Security and usability is always a matter of a well-balanced compromise. The Laissez-faire approach may and inevitably will lead to unpleasant surprises. The total control is also not an option as we have to respect our kid’s privacy and nourish their personal opinion. Families should find their own solution to this issue, as I don’t see a one-fits-all recipe. For example make kids play the privacy game and be proud of protecting their present and future.

Like it or not, social networks aren’t going anywhere anytime soon – they’re here to stay. We must act according to what social networks really are - a double edged sword. We should enjoy their benefits while not forgetting about all the threats they can bring. I am absolutely confident that we should do something immediately to minimize social networking risks to our children and avoid something irretrievable from happening.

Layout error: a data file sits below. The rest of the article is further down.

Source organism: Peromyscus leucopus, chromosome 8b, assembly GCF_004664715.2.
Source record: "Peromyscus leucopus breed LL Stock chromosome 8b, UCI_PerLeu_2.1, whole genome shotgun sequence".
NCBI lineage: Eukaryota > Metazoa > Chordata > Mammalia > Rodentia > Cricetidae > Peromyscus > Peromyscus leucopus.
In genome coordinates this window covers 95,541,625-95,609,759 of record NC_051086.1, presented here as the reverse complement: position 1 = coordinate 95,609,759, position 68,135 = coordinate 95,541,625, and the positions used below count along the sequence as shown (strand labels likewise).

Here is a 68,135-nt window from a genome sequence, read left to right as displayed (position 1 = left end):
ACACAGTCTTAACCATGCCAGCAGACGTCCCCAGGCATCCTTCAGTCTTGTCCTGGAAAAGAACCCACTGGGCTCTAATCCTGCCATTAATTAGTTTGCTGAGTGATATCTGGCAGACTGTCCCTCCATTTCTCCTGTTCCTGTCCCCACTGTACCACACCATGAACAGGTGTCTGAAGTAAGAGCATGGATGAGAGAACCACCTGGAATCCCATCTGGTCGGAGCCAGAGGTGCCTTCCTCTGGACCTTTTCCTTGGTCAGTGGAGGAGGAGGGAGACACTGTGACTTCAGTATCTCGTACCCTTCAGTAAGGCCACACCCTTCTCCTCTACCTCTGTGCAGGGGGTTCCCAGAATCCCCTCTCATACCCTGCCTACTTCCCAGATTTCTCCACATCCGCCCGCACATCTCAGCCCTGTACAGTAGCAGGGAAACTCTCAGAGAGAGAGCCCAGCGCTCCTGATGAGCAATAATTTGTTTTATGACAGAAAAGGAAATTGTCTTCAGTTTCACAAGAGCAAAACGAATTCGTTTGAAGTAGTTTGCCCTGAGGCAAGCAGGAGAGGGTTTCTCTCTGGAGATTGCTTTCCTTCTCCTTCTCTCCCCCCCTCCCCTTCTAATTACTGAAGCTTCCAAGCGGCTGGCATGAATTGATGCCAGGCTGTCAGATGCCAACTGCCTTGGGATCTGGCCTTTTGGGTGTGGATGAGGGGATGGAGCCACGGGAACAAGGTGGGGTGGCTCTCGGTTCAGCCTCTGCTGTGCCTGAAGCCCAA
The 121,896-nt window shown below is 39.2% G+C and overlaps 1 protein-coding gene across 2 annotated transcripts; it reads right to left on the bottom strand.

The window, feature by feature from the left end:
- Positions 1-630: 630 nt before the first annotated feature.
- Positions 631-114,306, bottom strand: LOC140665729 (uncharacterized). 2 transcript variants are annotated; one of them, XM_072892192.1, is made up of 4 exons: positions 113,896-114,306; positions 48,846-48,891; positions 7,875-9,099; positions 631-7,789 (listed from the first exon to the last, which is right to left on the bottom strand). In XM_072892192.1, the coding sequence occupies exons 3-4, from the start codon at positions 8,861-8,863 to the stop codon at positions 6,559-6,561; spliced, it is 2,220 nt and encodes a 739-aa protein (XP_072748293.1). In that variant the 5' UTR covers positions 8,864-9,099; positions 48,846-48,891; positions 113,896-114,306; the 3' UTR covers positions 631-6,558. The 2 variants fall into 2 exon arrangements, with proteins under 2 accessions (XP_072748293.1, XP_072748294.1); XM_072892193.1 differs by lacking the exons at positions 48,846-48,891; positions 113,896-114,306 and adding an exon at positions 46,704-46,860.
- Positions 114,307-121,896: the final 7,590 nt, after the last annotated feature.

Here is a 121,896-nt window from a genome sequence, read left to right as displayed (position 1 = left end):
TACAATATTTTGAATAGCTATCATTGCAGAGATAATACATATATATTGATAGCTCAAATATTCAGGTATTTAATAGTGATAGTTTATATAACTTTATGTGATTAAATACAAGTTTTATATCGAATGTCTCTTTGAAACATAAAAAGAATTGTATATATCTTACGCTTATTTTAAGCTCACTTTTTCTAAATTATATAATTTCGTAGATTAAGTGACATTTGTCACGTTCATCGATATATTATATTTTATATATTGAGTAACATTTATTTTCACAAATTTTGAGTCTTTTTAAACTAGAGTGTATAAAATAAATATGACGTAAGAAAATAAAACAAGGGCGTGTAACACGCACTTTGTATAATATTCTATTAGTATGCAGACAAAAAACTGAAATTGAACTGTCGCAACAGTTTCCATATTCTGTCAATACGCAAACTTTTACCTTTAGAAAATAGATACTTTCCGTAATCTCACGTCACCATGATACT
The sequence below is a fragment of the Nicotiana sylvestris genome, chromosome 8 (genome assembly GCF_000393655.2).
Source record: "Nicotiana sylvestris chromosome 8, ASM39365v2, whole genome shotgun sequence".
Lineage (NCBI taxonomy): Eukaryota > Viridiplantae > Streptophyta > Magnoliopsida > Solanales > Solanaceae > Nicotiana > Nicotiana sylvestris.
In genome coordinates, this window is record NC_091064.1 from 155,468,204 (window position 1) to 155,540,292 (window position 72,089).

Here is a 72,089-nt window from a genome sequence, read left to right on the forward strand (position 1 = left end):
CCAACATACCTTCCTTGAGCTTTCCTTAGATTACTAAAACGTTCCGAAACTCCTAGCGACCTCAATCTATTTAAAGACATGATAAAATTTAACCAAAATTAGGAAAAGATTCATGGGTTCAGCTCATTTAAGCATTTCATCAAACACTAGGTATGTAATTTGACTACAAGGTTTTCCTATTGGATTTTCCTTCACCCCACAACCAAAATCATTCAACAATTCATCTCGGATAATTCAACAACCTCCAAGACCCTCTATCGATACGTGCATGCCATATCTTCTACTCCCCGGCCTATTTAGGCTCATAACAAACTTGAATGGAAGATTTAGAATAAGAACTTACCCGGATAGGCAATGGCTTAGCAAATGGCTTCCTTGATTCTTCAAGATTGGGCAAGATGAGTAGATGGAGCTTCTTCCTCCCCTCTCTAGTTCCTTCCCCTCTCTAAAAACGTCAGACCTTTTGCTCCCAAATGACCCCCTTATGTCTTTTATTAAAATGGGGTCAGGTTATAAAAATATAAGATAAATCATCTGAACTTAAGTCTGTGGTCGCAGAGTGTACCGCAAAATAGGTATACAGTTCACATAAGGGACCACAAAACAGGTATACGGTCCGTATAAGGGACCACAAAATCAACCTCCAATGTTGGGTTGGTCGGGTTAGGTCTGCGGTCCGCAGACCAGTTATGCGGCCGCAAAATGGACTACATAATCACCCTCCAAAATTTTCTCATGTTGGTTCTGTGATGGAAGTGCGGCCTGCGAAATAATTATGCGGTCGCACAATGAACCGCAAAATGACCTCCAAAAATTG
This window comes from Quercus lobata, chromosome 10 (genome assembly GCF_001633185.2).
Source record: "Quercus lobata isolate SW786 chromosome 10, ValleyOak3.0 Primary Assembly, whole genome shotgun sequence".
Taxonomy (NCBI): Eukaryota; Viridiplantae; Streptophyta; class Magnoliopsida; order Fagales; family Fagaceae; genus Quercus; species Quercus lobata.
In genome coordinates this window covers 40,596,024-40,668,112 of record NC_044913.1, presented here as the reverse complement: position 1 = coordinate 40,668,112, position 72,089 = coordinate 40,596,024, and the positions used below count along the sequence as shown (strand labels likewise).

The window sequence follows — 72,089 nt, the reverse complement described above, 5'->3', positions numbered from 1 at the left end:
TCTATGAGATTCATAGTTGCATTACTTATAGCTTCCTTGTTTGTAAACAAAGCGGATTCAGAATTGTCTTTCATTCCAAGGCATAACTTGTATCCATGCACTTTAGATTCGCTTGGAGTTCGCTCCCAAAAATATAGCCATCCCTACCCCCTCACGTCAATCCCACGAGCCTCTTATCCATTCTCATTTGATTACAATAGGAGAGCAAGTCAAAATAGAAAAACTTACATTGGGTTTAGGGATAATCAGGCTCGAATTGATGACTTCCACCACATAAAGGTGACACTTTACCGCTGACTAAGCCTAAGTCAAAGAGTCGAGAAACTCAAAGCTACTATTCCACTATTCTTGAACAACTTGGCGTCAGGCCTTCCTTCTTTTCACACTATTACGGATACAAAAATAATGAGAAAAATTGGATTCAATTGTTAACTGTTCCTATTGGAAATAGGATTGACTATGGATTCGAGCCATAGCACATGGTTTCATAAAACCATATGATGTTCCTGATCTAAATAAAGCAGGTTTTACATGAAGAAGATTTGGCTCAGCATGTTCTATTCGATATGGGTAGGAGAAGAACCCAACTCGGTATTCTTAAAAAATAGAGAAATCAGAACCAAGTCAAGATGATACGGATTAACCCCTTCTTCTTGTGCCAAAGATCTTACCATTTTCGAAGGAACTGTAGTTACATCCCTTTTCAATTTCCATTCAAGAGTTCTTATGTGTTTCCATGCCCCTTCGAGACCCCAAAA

Prevention is better than cure.

Talk about privacy and safety in social networks with your kids now!

Eugene Kaspersky

PS: here is a great selection of infographics about social networking! http://www.pamorama.net/2011/01/30/65-terrific-social-media-infographics/


Comment by Geekbabe, posted 5/16/2011, 2:39 PM:

I remember when news of this horrific crime became public & cannot imagine the terror Ivan & his family must have gone thru. a nightmare. I think many families are confused by the ever shifting rules of social networks like Facebook, coupled with a teen's need for increased privacy & a parent's wish to not appear over controlling.We are sadly hearing too many stories of social networking gone wrong. Thank you Onlinemom & Kaspersky for helping us keep our families safe!